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IHBEA

IHBEA:  ENGLISH LANGUAGE LEARNERS

 

 

IDENTIFICATION AND INSTRUCTION

 

The District shall identify students whos dominant language may not be English through home language surveys that identify a primary home language is other than English (PHLOTE), observations, intake assessments, and recommendations of parents, teachers and other persons.  Identified students shall be assessed annually to determine their level of proficiency in the English language.

 

The District shall certify to the Massachusetts Department of Education each year those students whose dominant language is not English, including specification of the number of non-English languages identified as dominant languages and the number and percent of students who speak each non-English language as their dominant language.

 

The District shall provide suitable research-based language instructional programs for all identified English language learners in grades Kindergarten through 12 in accordance with the requirements of state and federal statutes and Massachusetts Department of Education regulations and guidance.

 

The District shall provide additional information as required by the Massachusetts Department of Education to comply with the No Child Left Behind Act.

 

LITERACY AND FLUENCY

 

General Laws c. 71A, as emended by Chapter 386 of the Acts of 2002, is the Massachusetts law governing the education of limited English proficient students.  Section 2 of Question 2 requires teachers in English langugage classrooms to be “fluent and literate in English.”  Under Question 2, English language classrooms encompass both sheltered English immersion classrooms and English language mainstream classrooms.  Teachers in classrooms other than English language classrooms (e.g., bilingual education and foreign language classrooms) do not need to meet the English literacy and fluency requirements of Section 2 of Question 2.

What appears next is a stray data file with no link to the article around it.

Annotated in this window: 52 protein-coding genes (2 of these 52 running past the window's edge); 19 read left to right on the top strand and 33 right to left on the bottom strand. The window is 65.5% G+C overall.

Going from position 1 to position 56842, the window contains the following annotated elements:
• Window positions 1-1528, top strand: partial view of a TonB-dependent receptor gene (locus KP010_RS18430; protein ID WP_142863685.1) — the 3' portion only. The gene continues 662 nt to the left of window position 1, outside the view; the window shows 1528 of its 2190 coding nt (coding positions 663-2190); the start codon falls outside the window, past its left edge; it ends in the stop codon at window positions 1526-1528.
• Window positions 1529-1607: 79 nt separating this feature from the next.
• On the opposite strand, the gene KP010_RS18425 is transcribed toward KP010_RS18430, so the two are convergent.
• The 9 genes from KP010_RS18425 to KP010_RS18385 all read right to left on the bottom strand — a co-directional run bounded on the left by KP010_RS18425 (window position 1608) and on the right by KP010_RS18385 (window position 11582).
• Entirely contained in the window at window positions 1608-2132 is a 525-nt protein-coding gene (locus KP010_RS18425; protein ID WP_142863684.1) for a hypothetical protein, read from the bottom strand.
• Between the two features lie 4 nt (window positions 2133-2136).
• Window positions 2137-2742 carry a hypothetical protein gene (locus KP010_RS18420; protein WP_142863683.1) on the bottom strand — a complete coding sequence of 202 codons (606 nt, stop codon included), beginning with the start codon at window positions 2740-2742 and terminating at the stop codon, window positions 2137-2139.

To fulfill this law’s requirements, the district superintendent signs an assurance that all teachers in English language classrooms are literate and fluent in English.

 

  1. Literacy in English.  Teachers who possess a Massachusetts teaching license or vocational approval fulfill Question 2’s requirement for literacy in English.  Any teacher who does not hol a Massachusetts teaching license but who has received a Bachelor’s degree from a college or university where the language of instruction was English fulfills Question 2’s requirement for literacy in English.